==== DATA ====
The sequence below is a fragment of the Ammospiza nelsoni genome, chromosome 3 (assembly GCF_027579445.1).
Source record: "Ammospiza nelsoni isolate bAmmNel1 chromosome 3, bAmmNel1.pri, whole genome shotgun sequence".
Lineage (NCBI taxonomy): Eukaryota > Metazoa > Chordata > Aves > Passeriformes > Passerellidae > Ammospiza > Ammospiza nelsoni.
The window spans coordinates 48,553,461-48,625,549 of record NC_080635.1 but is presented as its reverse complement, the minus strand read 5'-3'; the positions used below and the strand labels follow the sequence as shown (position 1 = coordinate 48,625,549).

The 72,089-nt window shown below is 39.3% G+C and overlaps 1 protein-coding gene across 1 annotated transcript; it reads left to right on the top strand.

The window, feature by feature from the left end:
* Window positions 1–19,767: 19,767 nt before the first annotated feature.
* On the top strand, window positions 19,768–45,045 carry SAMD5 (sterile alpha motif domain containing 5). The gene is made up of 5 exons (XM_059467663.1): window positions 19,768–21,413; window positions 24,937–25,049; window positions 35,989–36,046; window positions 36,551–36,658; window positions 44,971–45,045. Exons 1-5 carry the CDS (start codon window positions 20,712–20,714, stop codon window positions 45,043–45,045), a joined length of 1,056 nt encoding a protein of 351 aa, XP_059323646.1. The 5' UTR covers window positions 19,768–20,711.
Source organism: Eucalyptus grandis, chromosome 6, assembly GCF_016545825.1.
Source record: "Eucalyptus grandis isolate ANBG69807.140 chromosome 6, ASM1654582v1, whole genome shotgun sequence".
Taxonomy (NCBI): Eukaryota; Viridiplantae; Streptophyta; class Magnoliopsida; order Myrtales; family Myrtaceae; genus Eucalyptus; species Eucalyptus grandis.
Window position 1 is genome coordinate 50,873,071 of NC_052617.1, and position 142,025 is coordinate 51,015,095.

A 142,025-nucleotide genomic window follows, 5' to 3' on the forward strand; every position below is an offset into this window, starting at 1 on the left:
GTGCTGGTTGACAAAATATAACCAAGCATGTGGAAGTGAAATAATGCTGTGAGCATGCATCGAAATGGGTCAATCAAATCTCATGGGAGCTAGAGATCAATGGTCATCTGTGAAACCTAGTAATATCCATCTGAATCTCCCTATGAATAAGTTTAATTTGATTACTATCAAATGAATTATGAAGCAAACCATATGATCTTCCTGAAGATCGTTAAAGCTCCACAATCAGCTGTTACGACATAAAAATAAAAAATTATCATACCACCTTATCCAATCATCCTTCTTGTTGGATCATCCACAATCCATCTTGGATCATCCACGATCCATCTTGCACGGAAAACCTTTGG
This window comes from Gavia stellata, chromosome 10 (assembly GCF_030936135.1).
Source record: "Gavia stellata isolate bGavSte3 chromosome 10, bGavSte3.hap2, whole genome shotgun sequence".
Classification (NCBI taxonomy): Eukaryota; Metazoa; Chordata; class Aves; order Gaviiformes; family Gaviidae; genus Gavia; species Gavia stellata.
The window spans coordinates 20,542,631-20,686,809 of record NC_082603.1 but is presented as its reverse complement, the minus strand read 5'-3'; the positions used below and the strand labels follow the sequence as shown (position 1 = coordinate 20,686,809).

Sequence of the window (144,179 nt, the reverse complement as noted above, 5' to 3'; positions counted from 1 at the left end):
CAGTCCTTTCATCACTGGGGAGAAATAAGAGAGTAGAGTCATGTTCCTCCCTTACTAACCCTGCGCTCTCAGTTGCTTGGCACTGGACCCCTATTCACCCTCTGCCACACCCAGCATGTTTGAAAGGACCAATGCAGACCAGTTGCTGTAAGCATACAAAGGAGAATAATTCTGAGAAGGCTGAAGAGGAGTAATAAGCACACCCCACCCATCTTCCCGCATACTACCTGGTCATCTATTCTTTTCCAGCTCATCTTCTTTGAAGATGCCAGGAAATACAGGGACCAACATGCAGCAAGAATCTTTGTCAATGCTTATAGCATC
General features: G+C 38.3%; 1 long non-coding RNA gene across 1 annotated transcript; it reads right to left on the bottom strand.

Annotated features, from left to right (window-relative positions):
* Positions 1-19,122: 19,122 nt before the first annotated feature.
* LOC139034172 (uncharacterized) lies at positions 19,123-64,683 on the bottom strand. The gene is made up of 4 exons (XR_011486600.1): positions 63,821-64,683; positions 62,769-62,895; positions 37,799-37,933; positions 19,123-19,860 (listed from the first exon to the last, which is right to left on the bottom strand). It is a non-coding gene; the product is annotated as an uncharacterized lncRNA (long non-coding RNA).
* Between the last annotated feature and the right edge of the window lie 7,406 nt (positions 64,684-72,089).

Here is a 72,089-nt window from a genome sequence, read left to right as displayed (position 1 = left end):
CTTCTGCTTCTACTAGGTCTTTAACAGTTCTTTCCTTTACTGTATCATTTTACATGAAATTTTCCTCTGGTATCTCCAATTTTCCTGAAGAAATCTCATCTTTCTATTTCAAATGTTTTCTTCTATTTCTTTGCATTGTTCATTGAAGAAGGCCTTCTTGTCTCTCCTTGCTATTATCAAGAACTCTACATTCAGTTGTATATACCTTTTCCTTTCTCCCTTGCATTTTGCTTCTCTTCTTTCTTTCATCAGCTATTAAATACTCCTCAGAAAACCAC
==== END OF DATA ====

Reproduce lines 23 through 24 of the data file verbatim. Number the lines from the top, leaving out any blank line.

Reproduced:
* Positions 1-19,122: 19,122 nt before the first annotated feature.
* LOC139034172 (uncharacterized) lies at positions 19,123-64,683 on the bottom strand. The gene is made up of 4 exons (XR_011486600.1): positions 63,821-64,683; positions 62,769-62,895; positions 37,799-37,933; positions 19,123-19,860 (listed from the first exon to the last, which is right to left on the bottom strand). It is a non-coding gene; the product is annotated as an uncharacterized lncRNA (long non-coding RNA).